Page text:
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MONTMARTRE (and Max Jacob)

It is a good thing that this hill was celebrated by poets prior to the invention of tourism; we would never have been able to imagine what a free and charming place it was now that caravans full of imbeciles are getting it mixed up with [l'assimilent à] the Eiffel Tower or the tomb of a certain Corsican.

It is surely to these visitors and to all those who, before they can walk or think, have to keep their noses stuck to the buttocks of a guide, that the words merde engraved so many times, prophetically, in the old stones of the rue des Saules or the rue Ravignan was addressed.

I always felt the same pleasure crossing these streets every time I went from my little studio situated in the haut Lamarck to the old Bld Rochechouart to visit père Thomas, the old dealer who was interested in my paintings.

The picture business was already divided: on the one side the 'young' and on the other those who were 'known' [les 'signatures'].

Whatever became of the fifteen or twenty young painters whose canvasses were bought regularly by the père Thomas. Only one of their names has remained in my memory, that of Albert Marquet, who did not seem at the time to have anything very special about him.

A few hundred yards further on, rue Victor-Massé, Mlle Berthe Weil was more successful. She had brought together in her tiny gallery Picasso and Raoul Dufy who, in 1904, against the background of a lot of very uncertain artistic prospects, stood out clearly.

Berthe Weil! What a remarkable person she was, this ageless girl. A little piece of painted canvas was for her a substitute for all the graces, all the comforts, all the love and all the powers of the world. She never left her shop; that was where she took her meals, made up of fruits, raw in the Summer, cooked on the oven in the winter. She slept there, people said, in a cupboard. A girl who was madly in love with painting, she never spoke about it or, if she did, it was in the most laconic manner: "So-and-so exists; another, no." It was definitive - and she was rarely wrong.

Thomas fell ill and was going to give up his business, so I had to show some of my paintings to Berthe Weil. She put them against the wall, on the ground. Her little face was hardened by a supreme act of concentration. She stepped forward, stepped back, moved to the left, to the right. Several minutes had passed when she said to me simply: "All right."

I was a member of the family.

Jean Metzinger: Deux nus dans un jardin exotique, 1905
oil on canvas, 116 x 88.8 cm
Carmen Thyssen- Bornemisza collection


It was at her place that I met a character whose appearance had struck me several days earlier. Dressed in an immaculate overcoat around eight o'clock in the morning, he was walking down the rue Ravignan, hailing with great sweeping movements of a dazzling top hat the housewives who were taking revenge for their sorrows by furiously whipping the corpses of their carpets. In the cloud with which he was surrounded, I noted that a ceremonial pearl grey trouser leg fell upon slippers of a delicate pink, decorated with tiny embroidered blue flowers.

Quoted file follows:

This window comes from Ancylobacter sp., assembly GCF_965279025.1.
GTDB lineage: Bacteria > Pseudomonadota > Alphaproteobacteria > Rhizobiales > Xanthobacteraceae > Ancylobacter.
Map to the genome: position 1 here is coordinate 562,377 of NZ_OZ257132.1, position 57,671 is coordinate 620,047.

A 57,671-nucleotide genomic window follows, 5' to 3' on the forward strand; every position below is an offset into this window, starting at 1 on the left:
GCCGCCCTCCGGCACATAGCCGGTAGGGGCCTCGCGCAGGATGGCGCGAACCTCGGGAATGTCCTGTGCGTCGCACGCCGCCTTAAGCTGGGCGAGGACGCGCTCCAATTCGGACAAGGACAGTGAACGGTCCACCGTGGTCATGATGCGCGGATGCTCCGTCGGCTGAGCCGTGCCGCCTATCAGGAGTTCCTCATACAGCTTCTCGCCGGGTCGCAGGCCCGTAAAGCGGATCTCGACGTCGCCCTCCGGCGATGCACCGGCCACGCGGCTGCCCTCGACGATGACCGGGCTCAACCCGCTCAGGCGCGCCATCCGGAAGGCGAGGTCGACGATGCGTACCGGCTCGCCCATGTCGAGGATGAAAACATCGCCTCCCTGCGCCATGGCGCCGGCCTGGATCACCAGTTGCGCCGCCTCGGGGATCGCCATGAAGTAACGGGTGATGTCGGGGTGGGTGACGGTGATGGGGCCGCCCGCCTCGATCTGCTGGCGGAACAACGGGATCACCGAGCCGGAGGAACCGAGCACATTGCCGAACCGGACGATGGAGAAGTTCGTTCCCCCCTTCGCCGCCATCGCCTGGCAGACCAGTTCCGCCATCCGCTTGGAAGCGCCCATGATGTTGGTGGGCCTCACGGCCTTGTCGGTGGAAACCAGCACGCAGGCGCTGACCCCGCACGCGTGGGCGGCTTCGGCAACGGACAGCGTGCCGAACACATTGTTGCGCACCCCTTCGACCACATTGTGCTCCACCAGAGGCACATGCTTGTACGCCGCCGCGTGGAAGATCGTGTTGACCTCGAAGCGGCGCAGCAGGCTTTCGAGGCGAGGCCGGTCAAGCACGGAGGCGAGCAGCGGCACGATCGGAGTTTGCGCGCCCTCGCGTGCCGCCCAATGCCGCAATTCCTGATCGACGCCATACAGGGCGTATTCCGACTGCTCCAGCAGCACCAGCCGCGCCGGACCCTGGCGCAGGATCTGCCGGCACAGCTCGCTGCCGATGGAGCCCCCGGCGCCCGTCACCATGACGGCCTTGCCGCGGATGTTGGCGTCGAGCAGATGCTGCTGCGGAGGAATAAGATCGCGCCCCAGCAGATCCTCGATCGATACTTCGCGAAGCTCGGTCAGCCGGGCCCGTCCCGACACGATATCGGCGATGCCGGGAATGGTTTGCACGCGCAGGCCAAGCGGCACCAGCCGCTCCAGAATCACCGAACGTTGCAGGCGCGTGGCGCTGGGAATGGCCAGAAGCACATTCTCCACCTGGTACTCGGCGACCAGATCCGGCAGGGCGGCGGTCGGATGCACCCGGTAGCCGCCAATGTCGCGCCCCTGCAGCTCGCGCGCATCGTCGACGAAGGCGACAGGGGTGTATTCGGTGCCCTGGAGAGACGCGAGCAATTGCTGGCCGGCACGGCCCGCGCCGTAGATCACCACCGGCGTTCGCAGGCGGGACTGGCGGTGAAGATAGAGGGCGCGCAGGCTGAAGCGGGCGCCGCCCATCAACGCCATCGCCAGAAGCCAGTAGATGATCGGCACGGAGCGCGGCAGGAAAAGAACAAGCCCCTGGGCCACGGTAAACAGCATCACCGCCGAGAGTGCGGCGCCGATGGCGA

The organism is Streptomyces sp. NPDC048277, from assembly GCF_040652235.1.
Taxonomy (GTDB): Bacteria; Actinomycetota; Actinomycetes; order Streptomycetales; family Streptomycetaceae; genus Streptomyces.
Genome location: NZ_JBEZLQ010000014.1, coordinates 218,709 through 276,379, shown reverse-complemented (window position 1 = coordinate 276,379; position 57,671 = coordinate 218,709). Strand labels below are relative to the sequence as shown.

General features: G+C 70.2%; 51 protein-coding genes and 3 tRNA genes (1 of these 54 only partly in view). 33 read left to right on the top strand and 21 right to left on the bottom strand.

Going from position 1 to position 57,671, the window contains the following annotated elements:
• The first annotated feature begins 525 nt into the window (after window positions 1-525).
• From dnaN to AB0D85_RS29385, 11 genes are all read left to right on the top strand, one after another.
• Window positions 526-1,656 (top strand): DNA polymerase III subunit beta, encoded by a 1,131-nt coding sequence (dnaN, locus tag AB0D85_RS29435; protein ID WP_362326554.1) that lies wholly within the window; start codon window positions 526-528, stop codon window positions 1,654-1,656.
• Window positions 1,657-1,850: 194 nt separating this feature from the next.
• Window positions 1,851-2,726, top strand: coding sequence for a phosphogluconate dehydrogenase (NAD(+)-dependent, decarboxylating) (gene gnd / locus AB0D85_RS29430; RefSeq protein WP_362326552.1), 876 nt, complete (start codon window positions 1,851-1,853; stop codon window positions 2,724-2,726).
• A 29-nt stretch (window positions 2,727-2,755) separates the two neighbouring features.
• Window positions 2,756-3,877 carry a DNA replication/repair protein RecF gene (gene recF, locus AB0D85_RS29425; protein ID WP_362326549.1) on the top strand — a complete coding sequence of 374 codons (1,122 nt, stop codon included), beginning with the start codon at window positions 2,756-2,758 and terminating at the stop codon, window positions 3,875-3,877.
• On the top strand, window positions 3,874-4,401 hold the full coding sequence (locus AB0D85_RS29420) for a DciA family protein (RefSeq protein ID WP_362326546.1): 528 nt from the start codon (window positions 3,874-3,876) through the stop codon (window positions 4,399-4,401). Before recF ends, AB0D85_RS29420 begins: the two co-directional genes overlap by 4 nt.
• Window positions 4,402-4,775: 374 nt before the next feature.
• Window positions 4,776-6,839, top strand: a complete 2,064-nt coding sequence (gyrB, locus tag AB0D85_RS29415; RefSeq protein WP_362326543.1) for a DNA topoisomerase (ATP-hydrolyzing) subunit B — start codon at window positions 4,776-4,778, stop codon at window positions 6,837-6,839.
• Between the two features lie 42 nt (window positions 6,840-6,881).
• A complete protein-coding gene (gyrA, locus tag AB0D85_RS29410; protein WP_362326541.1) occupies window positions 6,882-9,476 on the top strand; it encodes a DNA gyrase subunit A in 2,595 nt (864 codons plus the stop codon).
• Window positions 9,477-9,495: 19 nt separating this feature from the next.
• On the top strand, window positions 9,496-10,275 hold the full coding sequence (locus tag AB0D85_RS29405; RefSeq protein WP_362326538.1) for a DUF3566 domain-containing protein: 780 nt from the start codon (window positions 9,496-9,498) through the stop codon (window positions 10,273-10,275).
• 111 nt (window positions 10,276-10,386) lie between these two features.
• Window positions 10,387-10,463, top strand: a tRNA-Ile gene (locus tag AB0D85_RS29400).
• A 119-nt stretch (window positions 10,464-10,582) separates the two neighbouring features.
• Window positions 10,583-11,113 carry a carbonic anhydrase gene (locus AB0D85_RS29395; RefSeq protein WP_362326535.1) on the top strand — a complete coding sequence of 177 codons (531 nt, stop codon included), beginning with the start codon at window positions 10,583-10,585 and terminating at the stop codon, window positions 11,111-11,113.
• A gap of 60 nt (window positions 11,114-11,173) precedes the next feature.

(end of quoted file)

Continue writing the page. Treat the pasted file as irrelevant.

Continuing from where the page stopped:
Max Jacob must have noticed the effort I was making not to direct my attention to his pedestrian embellishment for he immediately started to talk about it.

These slippers, given to him by his concierge, performed a useful role with regard to part of the 'system of his life'. I smiled, and he thought he had to explain further.

To make a living he practised fortune telling with cards and, when required, other sciences based on conjecture; but he was determined to exercise them honestly. One of the principles of honesty is not to present to the other as true what one knows to be false. By virtue of his work he had come to discover a truth in all popular superstitions, in the most improbable, even the most ridiculous beliefs. By getting himself into a state of complete intellectual confusion [en se mystifiant lui-même], he ceased to be an impostor and thus achieved that tranquillity in his conscience that was, for him, the greatest good. A little while later I learned that this tranquillity was not incompatible with certain acts that the morality of our time still disapproves. I went back to where I was living and he accompanied me. After having dazzled me with some judgments on contemporary painting and poetry of an astonishing lucidity, he began to show me a degree of affection which made me nervous. He took my arm, my hand, and caressed it while asking me about my love life. I had to invent a girl friend and make use of her in order to bring about a separation. He did not hold it against me. Perhaps he was even grateful to me that I had not taken advantage of him by adopting an equivocal attitude [de n'avoir point joué sur l'équivoque] so that for many long years we remained on the friendliest terms.